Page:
THE TEAM THAT EATS MANAGERS

Baseball's highest-paid player, Carl Yastrzemski, has been the hope—and sometimes the despair—of four Boston managers. So far silent Eddie Kasko, the latest Red Sox pilot appears to have Yaz' O.K.
March 16, 1970

Here is a list of the items included in the survival kit recommended for Eddie Kasko, who this season will be the fifth new manager the Boston Red Sox have auditioned in the last 10 years as they search for the reincarnation of Casey Connie McGraw: one bottle of cola, to be given to his players when they want a drink after hours. One red tranquilizer pill to enable him to act bored in the dugout. One green pep pill to make him seem vigorous, same locale. One mental-telepathy machine, with which to maintain communications with his players at all times. Finally, one "Yaz Sir, That's My Baby" button to let everyone know that he is friendly with Carl Yastrzemski.

If managing the Red Sox sounds like a complicated project, it is. The reigning manager not only must be perceptive enough to recognize the frequent changes in front-office operational policy and adjust himself accordingly, he also must demonstrate that he is as bedazzled by the team's most luminous personality as his superiors seem to be. Managers who cannot handle this double dilemma do not survive long in Boston.

So far, the 30-year-old Yastrzemski, who will be baseball's highest-paid player ($140,000) when he starts his 10th season next month, has outlasted four managers—Mike Higgins, Johnny Pesky, Billy Herman and Dick Williams. And as Yaz said last week during spring training at Winter Haven, Fla., "Every time the Red Sox changed managers, I got most of the blame for it."

It is easy to see why Yastrzemski has been the perfect target. He replaced Ted Williams in the Red Sox lineup, and that meant he also inherited Williams' critics. Like Williams, he could hit .321, win the batting championship and then listen to the boos as his detractors argued that he drove in only 68 runs and left the winning run at third base something like 16 times. Like Williams, Yaz has been the favorite player of Owner Tom Yawkey, who always has been starstruck. And, despite his claims to the contrary, Yastrzemski has displayed tendencies to loaf when the cause is lost.

Frequently Yastrzemski's lapses led to verbal skirmishes with his managers, but except in the case of Pesky these were never directly responsible, as some have supposed, for the dismissal of his managers. Indeed, during Yastrzemski's nine years at Boston, management simply has not been able to define exactly what it expected from its leader down there on the field. So the managers played it by ear—and lost.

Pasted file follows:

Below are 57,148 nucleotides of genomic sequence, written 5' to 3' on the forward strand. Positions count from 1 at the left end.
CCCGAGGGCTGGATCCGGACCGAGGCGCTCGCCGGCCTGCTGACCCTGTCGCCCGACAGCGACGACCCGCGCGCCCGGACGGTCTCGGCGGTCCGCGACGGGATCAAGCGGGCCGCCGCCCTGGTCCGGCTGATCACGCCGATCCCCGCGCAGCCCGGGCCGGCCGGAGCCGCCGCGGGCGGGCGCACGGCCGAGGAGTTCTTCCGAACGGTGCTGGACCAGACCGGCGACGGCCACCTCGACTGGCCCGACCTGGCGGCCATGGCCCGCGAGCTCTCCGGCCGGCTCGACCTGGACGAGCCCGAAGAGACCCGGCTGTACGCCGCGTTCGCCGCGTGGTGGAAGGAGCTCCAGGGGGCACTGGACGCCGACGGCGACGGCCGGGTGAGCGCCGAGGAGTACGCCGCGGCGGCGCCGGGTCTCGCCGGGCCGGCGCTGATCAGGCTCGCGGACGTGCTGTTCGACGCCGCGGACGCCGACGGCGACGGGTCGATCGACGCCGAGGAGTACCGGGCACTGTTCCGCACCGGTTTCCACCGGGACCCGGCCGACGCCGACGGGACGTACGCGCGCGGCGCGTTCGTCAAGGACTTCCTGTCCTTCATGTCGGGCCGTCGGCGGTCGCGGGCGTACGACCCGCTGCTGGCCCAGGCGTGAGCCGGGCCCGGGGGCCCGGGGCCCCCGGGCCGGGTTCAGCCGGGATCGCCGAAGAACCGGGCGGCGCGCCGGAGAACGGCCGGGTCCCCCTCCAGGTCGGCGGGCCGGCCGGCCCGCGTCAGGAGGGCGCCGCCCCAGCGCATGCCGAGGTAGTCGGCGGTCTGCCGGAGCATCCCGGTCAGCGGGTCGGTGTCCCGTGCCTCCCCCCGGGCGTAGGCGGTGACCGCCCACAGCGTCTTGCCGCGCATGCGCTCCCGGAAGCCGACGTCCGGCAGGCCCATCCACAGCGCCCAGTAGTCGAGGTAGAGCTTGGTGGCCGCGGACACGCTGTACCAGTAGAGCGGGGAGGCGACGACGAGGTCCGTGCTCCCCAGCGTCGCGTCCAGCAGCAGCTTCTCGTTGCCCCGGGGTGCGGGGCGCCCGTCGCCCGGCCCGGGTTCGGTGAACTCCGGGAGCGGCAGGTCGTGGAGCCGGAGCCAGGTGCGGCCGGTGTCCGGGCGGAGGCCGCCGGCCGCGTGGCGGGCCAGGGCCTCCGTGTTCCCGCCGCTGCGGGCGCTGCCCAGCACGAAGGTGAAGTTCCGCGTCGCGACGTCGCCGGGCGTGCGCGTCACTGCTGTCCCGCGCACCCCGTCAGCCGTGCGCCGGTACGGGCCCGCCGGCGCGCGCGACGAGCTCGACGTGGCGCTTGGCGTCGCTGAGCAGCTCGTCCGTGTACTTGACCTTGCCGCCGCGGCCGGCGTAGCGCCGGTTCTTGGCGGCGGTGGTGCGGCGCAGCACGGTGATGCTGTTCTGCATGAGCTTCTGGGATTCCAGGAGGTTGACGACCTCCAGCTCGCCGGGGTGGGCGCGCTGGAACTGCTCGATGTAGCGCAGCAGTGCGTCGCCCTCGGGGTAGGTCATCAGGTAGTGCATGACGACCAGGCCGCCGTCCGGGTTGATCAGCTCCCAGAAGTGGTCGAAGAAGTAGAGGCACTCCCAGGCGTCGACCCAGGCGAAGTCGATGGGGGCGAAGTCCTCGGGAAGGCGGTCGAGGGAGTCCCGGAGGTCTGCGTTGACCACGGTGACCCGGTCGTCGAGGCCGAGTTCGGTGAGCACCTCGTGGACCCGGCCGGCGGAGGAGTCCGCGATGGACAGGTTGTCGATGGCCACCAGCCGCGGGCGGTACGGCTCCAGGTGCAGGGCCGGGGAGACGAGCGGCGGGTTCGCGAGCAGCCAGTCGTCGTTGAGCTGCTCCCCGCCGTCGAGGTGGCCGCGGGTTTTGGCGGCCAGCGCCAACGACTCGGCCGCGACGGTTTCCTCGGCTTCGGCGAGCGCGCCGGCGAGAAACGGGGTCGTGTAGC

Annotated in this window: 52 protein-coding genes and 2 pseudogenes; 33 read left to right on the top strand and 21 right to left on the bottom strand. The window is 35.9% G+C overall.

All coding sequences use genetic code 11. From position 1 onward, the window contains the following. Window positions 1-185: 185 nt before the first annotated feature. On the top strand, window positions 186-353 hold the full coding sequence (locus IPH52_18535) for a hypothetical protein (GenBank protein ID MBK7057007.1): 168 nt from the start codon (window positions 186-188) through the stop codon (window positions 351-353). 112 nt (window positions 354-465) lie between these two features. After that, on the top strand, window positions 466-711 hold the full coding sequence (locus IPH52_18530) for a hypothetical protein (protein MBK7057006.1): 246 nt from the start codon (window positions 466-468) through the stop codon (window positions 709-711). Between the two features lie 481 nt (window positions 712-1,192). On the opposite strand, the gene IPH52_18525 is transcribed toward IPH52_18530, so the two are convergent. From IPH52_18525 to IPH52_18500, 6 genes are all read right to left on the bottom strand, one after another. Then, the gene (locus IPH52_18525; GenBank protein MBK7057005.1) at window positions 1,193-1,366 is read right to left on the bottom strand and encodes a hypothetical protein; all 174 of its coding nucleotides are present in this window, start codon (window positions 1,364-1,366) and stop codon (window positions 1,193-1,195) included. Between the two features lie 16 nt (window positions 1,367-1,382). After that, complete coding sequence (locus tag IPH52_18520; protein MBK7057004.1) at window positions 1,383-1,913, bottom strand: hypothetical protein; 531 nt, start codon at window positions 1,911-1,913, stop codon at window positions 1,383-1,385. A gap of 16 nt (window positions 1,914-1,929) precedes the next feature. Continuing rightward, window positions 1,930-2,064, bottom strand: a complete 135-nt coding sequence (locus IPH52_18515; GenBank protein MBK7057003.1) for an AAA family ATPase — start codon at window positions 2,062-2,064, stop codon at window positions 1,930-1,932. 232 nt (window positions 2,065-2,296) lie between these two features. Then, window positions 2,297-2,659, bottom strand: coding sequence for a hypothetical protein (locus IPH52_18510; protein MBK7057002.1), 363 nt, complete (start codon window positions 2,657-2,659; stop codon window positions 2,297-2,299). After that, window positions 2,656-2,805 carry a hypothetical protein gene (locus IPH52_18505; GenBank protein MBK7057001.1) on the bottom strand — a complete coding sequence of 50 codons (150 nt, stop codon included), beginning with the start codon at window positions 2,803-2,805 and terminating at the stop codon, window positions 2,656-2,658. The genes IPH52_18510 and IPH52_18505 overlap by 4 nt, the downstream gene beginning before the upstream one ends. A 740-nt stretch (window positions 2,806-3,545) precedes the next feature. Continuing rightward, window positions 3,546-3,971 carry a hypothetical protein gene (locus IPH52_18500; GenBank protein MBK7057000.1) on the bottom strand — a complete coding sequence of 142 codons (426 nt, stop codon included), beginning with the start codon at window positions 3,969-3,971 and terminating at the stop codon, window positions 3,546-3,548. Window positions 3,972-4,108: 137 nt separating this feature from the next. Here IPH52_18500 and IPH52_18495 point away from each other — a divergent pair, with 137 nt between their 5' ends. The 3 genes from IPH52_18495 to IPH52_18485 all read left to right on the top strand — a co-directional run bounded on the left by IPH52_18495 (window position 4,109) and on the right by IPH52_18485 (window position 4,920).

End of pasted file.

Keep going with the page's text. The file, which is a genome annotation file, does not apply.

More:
Yastrzemski's relationship with his older managers, Higgins and Herman, was more amicable than it was with the younger ones, Pesky and Dick Williams. Higgins, who tried to manage a drinking club rather than a baseball team and thought that curfew meant getting back to the hotel before dawn, coddled Yaz during his first two seasons in the major leagues. There was no pressure on Yastrzemski then—only the pressure he wanted to place on himself. Herman, a passive man with little imagination, played bridge with his young star on every Red Sox road trip.

A pair of young activists, Pesky and Dick Williams demanded more from Yastrzemski, and at times they got more. In 1963, Pesky's first year as manager, Yaz won his first batting championship. However, in 1964 he reported for spring training 25 pounds overweight and never trimmed down to proper size. He argued with Pesky all season over his apparent indifference to his job and in the end Pesky was fired.

The Pesky-Yastrzemski days, however, were positively placid compared with the abrasiveness that punctuated the Dick Williams-Yaz era. "We were teammates in 1964," Yastrzemski said, "and I didn't like Williams then. He was sarcastic, too sarcastic, and full of innuendo. I remember going places around the city and having people tell me that Williams said I'd be a helluva player if I wanted to be."

Despite his apparent dislike for Williams, Yastrzemski played spectacularly for him in 1967 and carried the 100-to-1 shot Red Sox to the pennant. Along with the rest of the Red Sox, he slumped in 1968 but did win the batting championship again with .301. Last year Yastrzemski hit for power at the expense of his average but the Red Sox and Williams were out of their pennant race by late June. Still, if a manager's job was to attract large attendances (5.5 million in three years) and win more games than he lost, then Dick Williams was a success, Yaz' fortunes aside.